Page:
Your first source of data is existing academic and professional research. For example, one source might be: http://dl.acm.org. To access research databases, you may normally need a membership in an educational or professional organization. However, many libraries fund free online access to the databases. For example, my local library's page for that is http://www.spl.org/library-collection/articles-and-research/science-and-technology
Some research is shared publicly by the author in all or in part, or open-sourced. You can search research like that via https://scholar.google.com/
You can also conduct your own contextual research around the topic. For example, if you are working on a project for a plumbing business, you could find study participants who are plumbers, or people who recently needed to find a plumber. From there, you can find out their current needs, areas of frustration, tools they are using/not using and why, etc. It's actually completely ideal to start research before there is any design to show people... it helps you get a better sense of what you could create to help solve people's problems and/or encourage whichever behavior you want.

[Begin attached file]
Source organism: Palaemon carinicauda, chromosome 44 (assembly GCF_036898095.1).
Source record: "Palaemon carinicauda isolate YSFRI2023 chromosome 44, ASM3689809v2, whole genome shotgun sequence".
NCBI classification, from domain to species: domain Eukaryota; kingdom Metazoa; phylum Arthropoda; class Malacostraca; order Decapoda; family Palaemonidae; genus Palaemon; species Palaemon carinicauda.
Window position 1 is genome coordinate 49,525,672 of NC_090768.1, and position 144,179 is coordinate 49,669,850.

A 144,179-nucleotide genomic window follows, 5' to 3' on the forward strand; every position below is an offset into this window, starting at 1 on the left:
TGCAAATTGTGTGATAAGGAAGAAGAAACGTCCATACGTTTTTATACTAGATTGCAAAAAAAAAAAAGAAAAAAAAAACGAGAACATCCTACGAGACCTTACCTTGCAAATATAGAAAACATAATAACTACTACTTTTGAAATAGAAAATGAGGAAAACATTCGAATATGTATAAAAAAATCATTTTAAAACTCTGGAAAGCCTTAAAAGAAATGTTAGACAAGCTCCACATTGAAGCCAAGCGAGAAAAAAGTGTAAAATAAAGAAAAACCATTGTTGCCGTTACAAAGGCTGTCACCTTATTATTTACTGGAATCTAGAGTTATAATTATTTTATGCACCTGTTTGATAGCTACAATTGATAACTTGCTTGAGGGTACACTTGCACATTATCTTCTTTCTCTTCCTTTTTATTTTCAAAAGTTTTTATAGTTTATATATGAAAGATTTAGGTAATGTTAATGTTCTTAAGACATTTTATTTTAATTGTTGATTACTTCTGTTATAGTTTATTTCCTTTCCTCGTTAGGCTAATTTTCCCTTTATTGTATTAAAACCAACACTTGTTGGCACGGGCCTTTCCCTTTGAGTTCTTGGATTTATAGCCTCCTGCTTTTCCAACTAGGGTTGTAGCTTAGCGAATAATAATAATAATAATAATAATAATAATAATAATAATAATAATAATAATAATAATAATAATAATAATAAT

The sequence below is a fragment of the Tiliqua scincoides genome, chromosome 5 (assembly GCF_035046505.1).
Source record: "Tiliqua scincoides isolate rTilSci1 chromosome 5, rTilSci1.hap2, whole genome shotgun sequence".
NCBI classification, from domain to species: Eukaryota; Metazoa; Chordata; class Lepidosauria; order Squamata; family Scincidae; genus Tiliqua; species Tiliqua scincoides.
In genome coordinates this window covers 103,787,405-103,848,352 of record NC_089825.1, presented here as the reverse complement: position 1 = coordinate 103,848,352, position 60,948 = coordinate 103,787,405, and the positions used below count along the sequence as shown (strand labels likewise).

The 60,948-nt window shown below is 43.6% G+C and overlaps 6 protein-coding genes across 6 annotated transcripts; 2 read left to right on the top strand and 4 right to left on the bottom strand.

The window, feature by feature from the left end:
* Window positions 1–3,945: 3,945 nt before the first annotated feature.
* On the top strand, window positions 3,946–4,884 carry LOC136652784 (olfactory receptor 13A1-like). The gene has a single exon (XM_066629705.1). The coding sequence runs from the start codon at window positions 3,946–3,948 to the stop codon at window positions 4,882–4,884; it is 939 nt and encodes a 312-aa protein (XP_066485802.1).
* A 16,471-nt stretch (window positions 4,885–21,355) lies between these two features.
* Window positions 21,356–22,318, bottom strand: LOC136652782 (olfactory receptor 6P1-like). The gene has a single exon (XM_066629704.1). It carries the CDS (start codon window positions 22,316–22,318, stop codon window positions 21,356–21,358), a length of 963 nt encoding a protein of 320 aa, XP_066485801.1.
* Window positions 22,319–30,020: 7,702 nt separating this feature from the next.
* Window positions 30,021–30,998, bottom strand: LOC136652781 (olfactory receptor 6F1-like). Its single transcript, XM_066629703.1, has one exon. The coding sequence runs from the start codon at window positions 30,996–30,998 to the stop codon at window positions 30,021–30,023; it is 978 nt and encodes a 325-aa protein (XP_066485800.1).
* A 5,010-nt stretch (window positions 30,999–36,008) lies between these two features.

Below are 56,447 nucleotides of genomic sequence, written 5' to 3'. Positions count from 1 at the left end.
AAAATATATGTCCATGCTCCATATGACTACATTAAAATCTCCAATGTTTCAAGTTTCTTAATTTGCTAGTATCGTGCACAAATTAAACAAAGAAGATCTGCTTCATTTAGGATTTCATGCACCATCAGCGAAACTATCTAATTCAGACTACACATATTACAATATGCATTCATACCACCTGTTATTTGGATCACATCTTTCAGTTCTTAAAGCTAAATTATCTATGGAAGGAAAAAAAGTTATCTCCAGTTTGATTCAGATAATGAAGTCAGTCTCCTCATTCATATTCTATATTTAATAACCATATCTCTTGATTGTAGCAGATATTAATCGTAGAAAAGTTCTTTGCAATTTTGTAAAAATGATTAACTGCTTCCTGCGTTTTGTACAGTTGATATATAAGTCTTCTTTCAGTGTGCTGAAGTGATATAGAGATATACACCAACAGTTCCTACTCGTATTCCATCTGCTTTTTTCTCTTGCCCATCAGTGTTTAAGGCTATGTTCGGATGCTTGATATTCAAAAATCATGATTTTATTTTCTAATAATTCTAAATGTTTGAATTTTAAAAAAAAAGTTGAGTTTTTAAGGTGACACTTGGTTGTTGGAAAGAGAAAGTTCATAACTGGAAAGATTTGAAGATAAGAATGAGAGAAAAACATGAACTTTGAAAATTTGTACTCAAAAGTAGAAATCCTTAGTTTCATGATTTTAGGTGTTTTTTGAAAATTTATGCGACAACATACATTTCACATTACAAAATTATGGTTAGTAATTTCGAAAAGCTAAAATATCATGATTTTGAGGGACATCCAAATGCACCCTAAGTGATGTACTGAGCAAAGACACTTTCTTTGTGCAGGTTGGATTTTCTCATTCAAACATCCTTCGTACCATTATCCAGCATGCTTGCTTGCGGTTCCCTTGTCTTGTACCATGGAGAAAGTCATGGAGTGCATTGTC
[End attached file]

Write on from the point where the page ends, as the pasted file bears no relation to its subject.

Additionally, you can research competitors... run studies using their websites to help you understand what's working well, what's not working, common design trends or other trends, etc... as well as reading existing research about competitors.